In Preparation: Building  the Freestone National

In Preparation Building the Freestone National

June 7, 2011 4:30pm

“Between Thursday morning and Saturday night of the national, I think I got five hours of sleep,” explains Tom Shields, Director of Marketing for Freestone MX and the Rockstar Energy Drink Freestone National, which wrapped last weekend. “I had a heck of a headache for the next few days!”

Ever since Freestone opened in 2000, Shields has been known as track owner Tony Miller’s right hand man. And when you’re preparing for a round of the Lucas Oil AMA Pro Motocross Championship—which this track has hosted since 2007—the track owner, his right hand man, and a whole bunch of people are going to put in the work.

For the national weekend, Shields says the track usually uses anywhere from 400-500 employees. About 50 of them put in the kind of crazy hours like Shields did, forgoing sleep for days to make sure the facility is ready for the big race. “We’ve got so many different staffs that are needed to make this a professional-level event,” explains Shields. “You have someone in charge of the gate and that staff, someone in charge of the flaggers and that staff, the track and that staff, and you have to trust those people because you can’t be there to decide on every decision that comes up. I know it goes with the whole Texas image that we’re egotistical and want to do it ourselves, but we all take pride in what we do, and everyone had to take charge and carry out all the plans we have made.”

When all the hard work is complete, this pristine track is produced.
Photo: Simon Cudby

The planning starts well in advance. Shields says the goal is to lock in the sponsors for the event eight to twelve months out, then work on maximizing the investment for those sponsors by tying them into the media buys (advertisements). Then it’s onto the nitty gritty—making sure the event runs the right way. The crew is already looking at notes and feedback from this year’s race to figure out how to improve things for 2012, and Shields admits you have to look at the negative stuff to improve your event. “It’s already all about next year—already—taking in feedback from the public, the fans, VIPs, riders, teams, and it’s not about what we did good, it’s about what we didn’t do good and what we can do better next year.”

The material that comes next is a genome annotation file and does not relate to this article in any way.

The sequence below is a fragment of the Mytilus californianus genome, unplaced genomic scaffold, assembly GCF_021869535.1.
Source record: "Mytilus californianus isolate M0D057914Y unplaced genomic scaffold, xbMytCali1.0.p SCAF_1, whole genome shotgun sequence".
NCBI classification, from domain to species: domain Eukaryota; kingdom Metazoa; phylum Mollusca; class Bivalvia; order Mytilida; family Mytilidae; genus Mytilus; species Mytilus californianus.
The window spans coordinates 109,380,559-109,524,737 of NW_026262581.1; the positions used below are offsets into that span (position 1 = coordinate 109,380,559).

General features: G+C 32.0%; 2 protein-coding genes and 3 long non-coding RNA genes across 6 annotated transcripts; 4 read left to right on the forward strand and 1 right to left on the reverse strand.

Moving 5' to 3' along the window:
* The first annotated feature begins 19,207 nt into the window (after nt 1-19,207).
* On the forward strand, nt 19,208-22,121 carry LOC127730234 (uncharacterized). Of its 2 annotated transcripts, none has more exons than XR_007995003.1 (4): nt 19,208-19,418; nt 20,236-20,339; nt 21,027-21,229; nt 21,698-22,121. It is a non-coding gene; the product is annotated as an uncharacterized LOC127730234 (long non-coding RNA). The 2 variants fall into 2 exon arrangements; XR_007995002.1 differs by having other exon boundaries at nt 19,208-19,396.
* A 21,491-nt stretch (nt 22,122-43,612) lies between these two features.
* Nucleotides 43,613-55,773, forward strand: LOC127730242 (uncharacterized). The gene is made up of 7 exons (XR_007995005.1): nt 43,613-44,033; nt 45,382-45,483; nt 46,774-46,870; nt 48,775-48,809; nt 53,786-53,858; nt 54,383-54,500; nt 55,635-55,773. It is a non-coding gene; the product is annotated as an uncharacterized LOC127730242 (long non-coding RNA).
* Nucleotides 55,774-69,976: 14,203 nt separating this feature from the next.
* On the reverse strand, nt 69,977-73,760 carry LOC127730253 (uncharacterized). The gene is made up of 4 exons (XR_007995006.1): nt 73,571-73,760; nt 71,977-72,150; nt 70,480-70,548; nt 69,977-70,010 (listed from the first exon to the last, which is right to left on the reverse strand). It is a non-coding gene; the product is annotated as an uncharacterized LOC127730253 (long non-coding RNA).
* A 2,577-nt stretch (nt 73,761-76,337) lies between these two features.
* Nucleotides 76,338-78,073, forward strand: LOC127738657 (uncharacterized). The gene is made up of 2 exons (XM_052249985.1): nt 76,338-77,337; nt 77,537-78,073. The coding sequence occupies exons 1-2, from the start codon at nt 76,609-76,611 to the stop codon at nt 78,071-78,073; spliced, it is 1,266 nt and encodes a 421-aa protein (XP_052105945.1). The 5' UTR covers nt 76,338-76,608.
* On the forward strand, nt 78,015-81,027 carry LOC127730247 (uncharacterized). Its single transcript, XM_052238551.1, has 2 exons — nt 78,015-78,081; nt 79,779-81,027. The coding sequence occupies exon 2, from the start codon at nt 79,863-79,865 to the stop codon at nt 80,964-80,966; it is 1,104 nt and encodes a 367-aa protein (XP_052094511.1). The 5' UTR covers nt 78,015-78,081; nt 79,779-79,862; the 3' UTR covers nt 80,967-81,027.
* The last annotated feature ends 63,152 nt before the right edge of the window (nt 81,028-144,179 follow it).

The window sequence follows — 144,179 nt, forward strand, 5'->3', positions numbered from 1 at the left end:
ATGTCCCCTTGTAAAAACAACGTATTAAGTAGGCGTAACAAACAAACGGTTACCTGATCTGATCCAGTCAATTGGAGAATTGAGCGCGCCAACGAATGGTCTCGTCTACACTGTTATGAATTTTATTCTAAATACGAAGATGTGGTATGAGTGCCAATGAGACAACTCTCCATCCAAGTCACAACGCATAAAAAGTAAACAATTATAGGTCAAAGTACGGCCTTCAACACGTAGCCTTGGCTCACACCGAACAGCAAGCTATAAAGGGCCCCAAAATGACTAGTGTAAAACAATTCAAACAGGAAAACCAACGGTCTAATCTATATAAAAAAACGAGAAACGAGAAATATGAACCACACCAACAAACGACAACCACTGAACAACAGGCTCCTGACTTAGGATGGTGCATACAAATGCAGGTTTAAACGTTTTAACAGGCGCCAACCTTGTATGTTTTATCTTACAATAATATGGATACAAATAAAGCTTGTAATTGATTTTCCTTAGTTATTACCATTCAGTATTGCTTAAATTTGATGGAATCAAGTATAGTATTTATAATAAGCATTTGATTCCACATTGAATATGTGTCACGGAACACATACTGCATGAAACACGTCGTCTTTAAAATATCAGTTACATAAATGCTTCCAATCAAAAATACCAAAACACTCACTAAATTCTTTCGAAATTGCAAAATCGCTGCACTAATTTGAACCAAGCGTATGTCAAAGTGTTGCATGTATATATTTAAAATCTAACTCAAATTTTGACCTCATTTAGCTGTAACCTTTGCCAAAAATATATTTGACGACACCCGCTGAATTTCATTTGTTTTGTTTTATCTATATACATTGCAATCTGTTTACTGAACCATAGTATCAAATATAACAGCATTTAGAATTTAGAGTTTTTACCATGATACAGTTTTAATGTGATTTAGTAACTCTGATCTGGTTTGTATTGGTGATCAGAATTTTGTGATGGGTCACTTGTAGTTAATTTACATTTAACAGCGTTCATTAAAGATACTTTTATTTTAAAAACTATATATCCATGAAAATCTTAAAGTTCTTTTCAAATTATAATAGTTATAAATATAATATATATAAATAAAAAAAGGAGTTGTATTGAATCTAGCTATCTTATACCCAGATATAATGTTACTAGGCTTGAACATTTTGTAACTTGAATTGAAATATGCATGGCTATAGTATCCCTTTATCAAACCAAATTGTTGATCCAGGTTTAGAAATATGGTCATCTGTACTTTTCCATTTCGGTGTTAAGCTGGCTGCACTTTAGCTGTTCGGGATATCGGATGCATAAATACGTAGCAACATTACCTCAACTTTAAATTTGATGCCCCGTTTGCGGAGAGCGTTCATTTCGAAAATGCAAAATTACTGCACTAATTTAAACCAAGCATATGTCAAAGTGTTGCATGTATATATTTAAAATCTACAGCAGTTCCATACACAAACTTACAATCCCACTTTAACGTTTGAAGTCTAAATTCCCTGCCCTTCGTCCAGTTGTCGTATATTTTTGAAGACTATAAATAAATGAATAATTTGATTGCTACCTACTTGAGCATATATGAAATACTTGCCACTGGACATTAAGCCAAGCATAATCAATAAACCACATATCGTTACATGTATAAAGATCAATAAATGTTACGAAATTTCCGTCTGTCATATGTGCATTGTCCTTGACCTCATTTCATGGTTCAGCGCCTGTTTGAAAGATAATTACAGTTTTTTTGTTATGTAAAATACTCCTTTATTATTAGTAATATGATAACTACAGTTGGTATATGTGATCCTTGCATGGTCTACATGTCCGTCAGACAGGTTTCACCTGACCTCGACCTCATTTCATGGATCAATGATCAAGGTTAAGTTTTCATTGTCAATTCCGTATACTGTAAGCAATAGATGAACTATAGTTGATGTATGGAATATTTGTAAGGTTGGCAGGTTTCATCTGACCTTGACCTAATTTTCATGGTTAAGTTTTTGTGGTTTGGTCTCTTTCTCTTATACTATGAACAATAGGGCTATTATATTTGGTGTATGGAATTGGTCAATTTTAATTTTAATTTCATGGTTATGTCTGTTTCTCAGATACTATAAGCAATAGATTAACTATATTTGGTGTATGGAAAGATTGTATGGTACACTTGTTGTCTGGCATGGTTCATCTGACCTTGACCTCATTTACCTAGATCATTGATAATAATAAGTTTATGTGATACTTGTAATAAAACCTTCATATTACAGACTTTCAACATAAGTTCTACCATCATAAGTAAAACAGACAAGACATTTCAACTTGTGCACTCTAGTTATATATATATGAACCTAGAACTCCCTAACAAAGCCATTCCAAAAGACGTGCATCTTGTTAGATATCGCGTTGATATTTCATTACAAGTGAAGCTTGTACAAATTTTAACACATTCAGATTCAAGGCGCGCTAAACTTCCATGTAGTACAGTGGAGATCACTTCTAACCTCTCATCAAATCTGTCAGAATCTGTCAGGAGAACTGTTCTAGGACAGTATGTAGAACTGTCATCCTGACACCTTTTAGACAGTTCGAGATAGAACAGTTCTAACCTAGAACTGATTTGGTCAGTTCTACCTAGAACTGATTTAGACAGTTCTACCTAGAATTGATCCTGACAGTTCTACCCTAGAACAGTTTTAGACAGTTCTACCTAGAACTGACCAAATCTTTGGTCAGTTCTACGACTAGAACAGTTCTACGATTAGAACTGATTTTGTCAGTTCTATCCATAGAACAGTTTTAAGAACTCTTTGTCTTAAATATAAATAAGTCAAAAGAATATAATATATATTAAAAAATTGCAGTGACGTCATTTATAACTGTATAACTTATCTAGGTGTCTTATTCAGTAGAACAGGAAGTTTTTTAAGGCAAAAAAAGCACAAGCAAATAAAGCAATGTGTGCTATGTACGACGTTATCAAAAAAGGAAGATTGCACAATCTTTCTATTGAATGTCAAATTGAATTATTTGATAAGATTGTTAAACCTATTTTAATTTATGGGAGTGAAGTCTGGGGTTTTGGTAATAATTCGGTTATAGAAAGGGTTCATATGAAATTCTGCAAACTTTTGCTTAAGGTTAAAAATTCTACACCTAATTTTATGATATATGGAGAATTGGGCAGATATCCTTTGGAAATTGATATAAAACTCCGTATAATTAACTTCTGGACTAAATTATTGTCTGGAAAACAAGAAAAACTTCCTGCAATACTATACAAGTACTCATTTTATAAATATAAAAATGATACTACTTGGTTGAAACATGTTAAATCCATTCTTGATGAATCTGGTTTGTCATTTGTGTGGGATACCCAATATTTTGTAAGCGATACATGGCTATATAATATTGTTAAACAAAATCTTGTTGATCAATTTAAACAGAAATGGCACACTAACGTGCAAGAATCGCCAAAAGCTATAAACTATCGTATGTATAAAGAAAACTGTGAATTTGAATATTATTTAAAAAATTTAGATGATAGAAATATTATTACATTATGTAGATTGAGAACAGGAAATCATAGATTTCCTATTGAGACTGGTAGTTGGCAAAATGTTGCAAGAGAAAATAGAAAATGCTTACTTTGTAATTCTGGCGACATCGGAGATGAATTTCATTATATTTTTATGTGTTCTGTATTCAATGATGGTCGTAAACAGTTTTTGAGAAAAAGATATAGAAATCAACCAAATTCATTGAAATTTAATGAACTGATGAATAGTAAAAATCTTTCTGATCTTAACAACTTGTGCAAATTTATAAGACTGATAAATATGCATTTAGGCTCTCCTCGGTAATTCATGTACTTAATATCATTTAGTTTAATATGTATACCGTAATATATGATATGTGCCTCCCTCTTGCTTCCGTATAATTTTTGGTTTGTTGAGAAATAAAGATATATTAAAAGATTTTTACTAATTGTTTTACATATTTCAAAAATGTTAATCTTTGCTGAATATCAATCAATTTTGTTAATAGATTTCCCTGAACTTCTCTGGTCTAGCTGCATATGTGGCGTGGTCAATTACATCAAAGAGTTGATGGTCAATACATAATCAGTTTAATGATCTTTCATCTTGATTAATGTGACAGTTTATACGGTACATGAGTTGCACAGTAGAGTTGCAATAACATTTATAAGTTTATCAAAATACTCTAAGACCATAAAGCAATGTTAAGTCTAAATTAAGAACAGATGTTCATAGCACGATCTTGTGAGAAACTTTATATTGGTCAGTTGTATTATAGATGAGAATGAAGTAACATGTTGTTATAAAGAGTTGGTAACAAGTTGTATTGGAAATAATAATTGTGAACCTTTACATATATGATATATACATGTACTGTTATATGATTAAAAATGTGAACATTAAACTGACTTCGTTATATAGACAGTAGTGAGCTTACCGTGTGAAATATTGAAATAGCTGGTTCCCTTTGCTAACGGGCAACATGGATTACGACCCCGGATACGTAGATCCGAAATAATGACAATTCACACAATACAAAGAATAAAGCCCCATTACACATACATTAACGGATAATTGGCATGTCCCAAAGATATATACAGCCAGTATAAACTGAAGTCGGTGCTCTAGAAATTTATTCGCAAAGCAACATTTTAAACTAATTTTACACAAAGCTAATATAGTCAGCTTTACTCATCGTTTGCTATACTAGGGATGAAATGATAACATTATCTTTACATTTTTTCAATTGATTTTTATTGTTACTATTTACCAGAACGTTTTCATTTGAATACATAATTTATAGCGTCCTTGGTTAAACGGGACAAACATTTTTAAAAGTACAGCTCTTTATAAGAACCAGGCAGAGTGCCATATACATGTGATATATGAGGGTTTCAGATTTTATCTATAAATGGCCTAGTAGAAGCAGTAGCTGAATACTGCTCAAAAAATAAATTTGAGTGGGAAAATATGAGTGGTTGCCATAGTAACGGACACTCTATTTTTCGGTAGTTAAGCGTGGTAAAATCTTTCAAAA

Based on that information, they will then host big meetings with the larger staff four and then three months before the race takes place. As always, they learn something new each year.  “We’ve found that getting the plan together is easy,” Shields explains. “It’s communicating those plans to all of that staff, making sure everyone knows what the plan is and how to carry it out, that’s what you work so hard on.

While Rattray and the 250 podium boys were celebrating, Tom Shields (left) was looking back on a year's worth of work.
Photo: Simon Cudby

This year the team ran into a problem on Friday night. They posted revamped directions on the website, figuring some folks would come in the old way and some would come in the new way. But the website directions were actually too effective, because just about everyone used the new entrance. On Friday night, riders were coming in for the Amateur night race, and fans were coming in for the Saturday National, all using the same gate. Traffic piled up quickly, so the crew made a quick decision to open another gate, separate the crowds, and alleviate the problem. Next year, they’ll be ready from the start. It’s just all part of the learning process (and by the way, on Sunday after the pro national, the track hosted four different races on three tracks—an off-road race in the woods, a vintage race on the vet track, and a women’s cup and an amateur race on the national track.) As Shields explains, “We have to do a lot of planning with parking and access and things like that to avoid a logistical nightmare.”

Altogether, it’s a lot of hours and a lot of work to get ready for a National, and instead of celebrating when it’s over, the crew usually just moves right back onto planning the next race. So what, then, drives them to work this hard?

Deep in the heart of Texas.
Photo: Simon Cudby

“That’s a good question,” says Shields. “And I think it all boils down to the one thing that’s true—it’s the love of the sport. If you’re ridden motorcycles or raced motorcycles, you know it. A lot of sports, maybe they get jaded, maybe they take things for granted. Bu in our sport, you see kids who come through the ranks, and how hard they work, how much they sacrifice, you do it for them. They’re the next generation, and we need to give them the best possible event and facility, so they can take it forward to the next set and keep the sport growing.

“You’re working all these hours and not getting much sleep, and you’re doing it in the Texas heat, but you never really get tired,” Shields continues. “You’re running on adrenaline, I guess. But that’s the way it is for anyone in motocross. Working seven days a week, it’s the common denominator. Our sport is all about the want, and if the want fails in any way whatsoever, you’re going to see it on the track.”